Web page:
Tracking HTTP POST data with ELK

Published: 2015-11-06
Last Updated: 2015-11-06 11:17:01 UTC
by Xavier Mertens (Version: 1)
3 comment(s)

The Apache web server has a very modular logging system. It is possible to customize what to log and how.  But it lacks in logging data submitted to the server via POST HTTP requests. Recently, I had to investigate suspicious HTTP traffic and one of the requirements was to analyze POST data. If you already have a solution which performs full packet capture, you're lucky but it could quickly become a pain to search for information across gigabytes of PCAP files. In the past, ngrep ("network grep") helped me to capture interesting traffic like this:

# ngrep -d eth1 -q -s 0 -O /tmp/wordpress.pcap "POST /wp-login.php" port 80

This command will capture all Wordpress login attempts and write packets to a PCAP file. We have now only useful data but, here again, processing them remains a pain. Hélas, sniffing packets is not relevant against HTTPS traffic! 

So, I searched for an alternative and decided to use the combination of mod_security and ELK. mod_security being available on most distributions (and I hope used!), it will reduce the need to deploy new software components. The first step is to collect the POST data. By default, mod_security logs only blocked HTTP requests. To log all the POST requests, modify/add the following lines in your mod_security.conf (/etc/apache2/mods-enabled/mod-security.conf on Ubuntu distributions):

SecRule REQUEST_METHOD "POST" "id:1000,phase:2,ctl:auditEngine=On,nolog,pass"

The first directive specify which sections will be logged. In our case, the most important if the "C" which contains the request body). Once done, restart Apache and check the log for new events. Here is a typical Wordpress login attempt:

[06/Nov/2015:10:45:09 +0100] Vjx2pcOa89sAAAbH5QsAAAAJ 40119 8080
POST /wp-login.php HTTP/1.1
User-Agent: Mozilla/5.0 (X11; Ubuntu; Linux x86_64; rv:23.0) Gecko/20100101 Firefox/23.0
Accept: */*
Accept-Encoding: gzip
Content-Length: 89
Content-Type: application/x-www-form-urlencoded
X-Varnish: 1669981118

HTTP/1.1 200 OK
Expires: Wed, 11 Jan 1984 05:00:00 GMT
Cache-Control: no-cache, must-revalidate, max-age=0
Pragma: no-cache
Set-Cookie: wordpress_test_cookie=WP+Cookie+check; path=/
X-Frame-Options: SAMEORIGIN
Vary: Accept-Encoding
Content-Encoding: gzip
Content-Length: 1851
Content-Type: text/html; charset=UTF-8


Apache-Handler: application/x-httpd-php
Stopwatch: 1446803109179197 352941 (- - -)
Stopwatch2: 1446803109179197 352941; combined=260, p1=192, p2=61, p3=1, p4=1, p5=5, sr=50, sw=0, l=0, gc=0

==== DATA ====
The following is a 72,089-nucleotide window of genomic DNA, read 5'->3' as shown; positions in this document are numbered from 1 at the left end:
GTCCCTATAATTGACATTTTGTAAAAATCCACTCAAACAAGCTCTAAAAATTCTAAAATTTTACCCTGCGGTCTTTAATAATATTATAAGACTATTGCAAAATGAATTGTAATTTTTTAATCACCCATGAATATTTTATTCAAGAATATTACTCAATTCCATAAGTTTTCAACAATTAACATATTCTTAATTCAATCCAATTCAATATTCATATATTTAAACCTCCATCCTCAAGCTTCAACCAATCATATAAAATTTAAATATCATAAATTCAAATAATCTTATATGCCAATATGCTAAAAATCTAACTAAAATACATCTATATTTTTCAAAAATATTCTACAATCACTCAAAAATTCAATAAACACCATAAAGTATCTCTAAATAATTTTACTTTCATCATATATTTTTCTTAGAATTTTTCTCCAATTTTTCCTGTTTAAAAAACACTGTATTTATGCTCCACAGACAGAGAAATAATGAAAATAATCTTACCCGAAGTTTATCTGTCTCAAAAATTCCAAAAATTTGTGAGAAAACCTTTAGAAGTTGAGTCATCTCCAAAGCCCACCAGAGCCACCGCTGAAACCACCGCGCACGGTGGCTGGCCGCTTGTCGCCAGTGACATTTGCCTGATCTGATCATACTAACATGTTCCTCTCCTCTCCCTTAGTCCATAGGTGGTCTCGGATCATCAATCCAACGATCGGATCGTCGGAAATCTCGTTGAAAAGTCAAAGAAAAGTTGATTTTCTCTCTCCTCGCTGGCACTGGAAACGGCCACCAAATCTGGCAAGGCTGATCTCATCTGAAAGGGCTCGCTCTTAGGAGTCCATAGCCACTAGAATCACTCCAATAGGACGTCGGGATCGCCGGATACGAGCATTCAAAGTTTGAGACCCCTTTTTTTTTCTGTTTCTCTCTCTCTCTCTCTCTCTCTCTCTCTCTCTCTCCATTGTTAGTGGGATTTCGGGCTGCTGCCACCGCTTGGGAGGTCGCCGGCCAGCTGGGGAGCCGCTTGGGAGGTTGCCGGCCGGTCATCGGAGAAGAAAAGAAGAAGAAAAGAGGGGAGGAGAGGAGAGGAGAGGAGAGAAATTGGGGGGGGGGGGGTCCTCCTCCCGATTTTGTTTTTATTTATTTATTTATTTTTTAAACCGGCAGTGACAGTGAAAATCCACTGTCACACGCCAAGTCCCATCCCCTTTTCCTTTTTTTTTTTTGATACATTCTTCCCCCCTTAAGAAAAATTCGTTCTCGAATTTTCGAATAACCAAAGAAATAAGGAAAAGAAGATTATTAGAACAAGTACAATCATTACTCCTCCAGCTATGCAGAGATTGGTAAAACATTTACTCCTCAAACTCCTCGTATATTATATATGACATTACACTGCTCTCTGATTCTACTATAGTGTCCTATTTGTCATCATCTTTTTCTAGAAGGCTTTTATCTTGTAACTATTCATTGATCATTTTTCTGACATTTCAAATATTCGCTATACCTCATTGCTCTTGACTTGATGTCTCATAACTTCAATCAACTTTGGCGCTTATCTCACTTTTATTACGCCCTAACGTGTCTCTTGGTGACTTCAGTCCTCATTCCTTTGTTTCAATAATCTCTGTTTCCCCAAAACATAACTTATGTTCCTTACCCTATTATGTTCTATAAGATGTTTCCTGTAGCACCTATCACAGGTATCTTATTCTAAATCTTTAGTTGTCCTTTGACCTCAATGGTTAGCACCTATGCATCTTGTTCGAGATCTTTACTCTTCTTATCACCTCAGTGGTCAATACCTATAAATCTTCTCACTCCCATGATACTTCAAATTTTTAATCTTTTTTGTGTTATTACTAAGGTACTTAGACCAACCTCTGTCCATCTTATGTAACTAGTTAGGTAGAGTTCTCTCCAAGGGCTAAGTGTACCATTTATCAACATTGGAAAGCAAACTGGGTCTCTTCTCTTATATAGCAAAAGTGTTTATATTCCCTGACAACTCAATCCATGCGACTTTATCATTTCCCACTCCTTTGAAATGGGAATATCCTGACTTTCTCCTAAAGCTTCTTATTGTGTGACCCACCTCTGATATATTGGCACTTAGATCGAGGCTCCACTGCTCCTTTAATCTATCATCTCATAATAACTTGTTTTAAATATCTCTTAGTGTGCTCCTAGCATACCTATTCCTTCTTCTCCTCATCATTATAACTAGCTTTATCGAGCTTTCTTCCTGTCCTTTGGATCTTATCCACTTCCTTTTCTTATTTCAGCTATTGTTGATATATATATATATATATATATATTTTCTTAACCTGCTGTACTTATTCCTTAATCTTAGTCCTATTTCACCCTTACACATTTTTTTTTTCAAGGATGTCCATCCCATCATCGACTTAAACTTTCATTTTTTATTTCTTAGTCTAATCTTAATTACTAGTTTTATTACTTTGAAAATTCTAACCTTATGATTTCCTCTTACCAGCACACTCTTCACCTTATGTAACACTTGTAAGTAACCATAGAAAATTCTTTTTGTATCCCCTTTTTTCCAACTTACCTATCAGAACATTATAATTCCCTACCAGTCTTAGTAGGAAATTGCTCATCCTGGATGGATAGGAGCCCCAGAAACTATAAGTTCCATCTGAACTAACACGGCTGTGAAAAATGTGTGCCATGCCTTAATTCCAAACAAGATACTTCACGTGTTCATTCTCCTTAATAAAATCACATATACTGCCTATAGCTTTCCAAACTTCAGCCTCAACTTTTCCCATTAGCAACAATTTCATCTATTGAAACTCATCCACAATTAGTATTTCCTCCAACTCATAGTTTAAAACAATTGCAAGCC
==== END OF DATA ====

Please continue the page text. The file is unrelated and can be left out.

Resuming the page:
Response-Body-Transformed: Dechunked
Producer: ModSecurity for Apache/2.6.3 (; OWASP_CRS/2.2.8.
Server: Apache


The mod_security log format is not the most friendly to read but it is very complete! Hopefully, somebody developed a Logstash parser for mod_security. It is easy to deploy. Once indexed, events will be available in Kibana for investigations. Here is a Wordpress login brute force attack:

And you will find all the HTTP requests details easily browsable:

The combination mod_security/ELK will help you:

  • To collect and store for a long retention period your POST data for further investigations (even if the web traffic is encrypted)
  • To beautify data (ex: automatic geolocalization as seen above)
  • To correlate events with other sources. 

WARNING: mod_security is an Apache module and has access to all data in clear text. Keep in mind that HTTP POST requests could contain sensitive information (passwords, ID's, CC number, SSN, etc). You can sanitize sensitive data directly within mod_security via the sanitseArg directive.

Xavier Mertens
ISC Handler - Freelance Security Consultant

3 comment(s)


> ... sniffing packets is not relevant against HTTPS traffic!

Remember that Wireshark can relatively easily decrypt HTTPS traffic.

You can extract the key from the server, and I believe you can use the ephemeral keys from clients to decrypt their specific connections.
@Anonymous: Yes, if you have a regular server running Windows or Linux. However it's not so easy or possible if you have a 3rd party appliance...I have a virtual appliance with a GUI, but no CLI, interface. There's not an option to extract the key from the GUI interface. The vendor simply does not allow it!
@Grant: Agreed but the goal is to have captured data stored with other (interesting) data to improve the investigations capabilities...

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